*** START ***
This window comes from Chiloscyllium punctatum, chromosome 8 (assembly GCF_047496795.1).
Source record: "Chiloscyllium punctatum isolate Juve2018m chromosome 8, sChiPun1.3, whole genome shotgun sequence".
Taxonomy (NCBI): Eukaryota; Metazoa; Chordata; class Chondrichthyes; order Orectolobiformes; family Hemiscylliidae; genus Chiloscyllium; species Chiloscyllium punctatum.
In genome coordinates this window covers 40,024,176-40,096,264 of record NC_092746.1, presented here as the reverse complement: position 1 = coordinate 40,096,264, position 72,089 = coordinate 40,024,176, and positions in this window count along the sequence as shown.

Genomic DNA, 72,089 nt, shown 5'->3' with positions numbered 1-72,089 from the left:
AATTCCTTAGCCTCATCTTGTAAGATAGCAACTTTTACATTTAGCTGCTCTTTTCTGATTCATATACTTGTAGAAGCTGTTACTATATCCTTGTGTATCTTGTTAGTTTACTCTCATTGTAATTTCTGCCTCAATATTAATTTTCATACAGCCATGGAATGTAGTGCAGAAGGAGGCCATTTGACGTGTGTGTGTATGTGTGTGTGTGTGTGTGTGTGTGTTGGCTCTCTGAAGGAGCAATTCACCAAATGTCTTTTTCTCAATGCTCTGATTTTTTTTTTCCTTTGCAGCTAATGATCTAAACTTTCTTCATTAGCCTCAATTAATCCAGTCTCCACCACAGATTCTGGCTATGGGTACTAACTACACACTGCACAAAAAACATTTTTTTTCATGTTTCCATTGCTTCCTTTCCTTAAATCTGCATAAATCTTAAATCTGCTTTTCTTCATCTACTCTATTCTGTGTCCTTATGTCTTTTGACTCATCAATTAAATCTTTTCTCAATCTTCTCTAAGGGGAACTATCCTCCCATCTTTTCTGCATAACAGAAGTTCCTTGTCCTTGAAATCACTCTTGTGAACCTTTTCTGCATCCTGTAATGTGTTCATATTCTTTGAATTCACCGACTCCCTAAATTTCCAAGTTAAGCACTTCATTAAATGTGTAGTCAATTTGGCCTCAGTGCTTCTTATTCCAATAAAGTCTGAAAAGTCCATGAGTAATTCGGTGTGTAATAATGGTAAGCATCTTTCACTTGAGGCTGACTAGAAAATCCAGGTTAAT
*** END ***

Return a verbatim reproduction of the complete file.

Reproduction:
This window comes from Chiloscyllium punctatum, chromosome 8 (assembly GCF_047496795.1).
Source record: "Chiloscyllium punctatum isolate Juve2018m chromosome 8, sChiPun1.3, whole genome shotgun sequence".
Taxonomy (NCBI): Eukaryota; Metazoa; Chordata; class Chondrichthyes; order Orectolobiformes; family Hemiscylliidae; genus Chiloscyllium; species Chiloscyllium punctatum.
In genome coordinates this window covers 40,024,176-40,096,264 of record NC_092746.1, presented here as the reverse complement: position 1 = coordinate 40,096,264, position 72,089 = coordinate 40,024,176, and positions in this window count along the sequence as shown.

Genomic DNA, 72,089 nt, shown 5'->3' with positions numbered 1-72,089 from the left:
AATTCCTTAGCCTCATCTTGTAAGATAGCAACTTTTACATTTAGCTGCTCTTTTCTGATTCATATACTTGTAGAAGCTGTTACTATATCCTTGTGTATCTTGTTAGTTTACTCTCATTGTAATTTCTGCCTCAATATTAATTTTCATACAGCCATGGAATGTAGTGCAGAAGGAGGCCATTTGACGTGTGTGTGTATGTGTGTGTGTGTGTGTGTGTGTGTTGGCTCTCTGAAGGAGCAATTCACCAAATGTCTTTTTCTCAATGCTCTGATTTTTTTTTTCCTTTGCAGCTAATGATCTAAACTTTCTTCATTAGCCTCAATTAATCCAGTCTCCACCACAGATTCTGGCTATGGGTACTAACTACACACTGCACAAAAAACATTTTTTTTCATGTTTCCATTGCTTCCTTTCCTTAAATCTGCATAAATCTTAAATCTGCTTTTCTTCATCTACTCTATTCTGTGTCCTTATGTCTTTTGACTCATCAATTAAATCTTTTCTCAATCTTCTCTAAGGGGAACTATCCTCCCATCTTTTCTGCATAACAGAAGTTCCTTGTCCTTGAAATCACTCTTGTGAACCTTTTCTGCATCCTGTAATGTGTTCATATTCTTTGAATTCACCGACTCCCTAAATTTCCAAGTTAAGCACTTCATTAAATGTGTAGTCAATTTGGCCTCAGTGCTTCTTATTCCAATAAAGTCTGAAAAGTCCATGAGTAATTCGGTGTGTAATAATGGTAAGCATCTTTCACTTGAGGCTGACTAGAAAATCCAGGTTAAT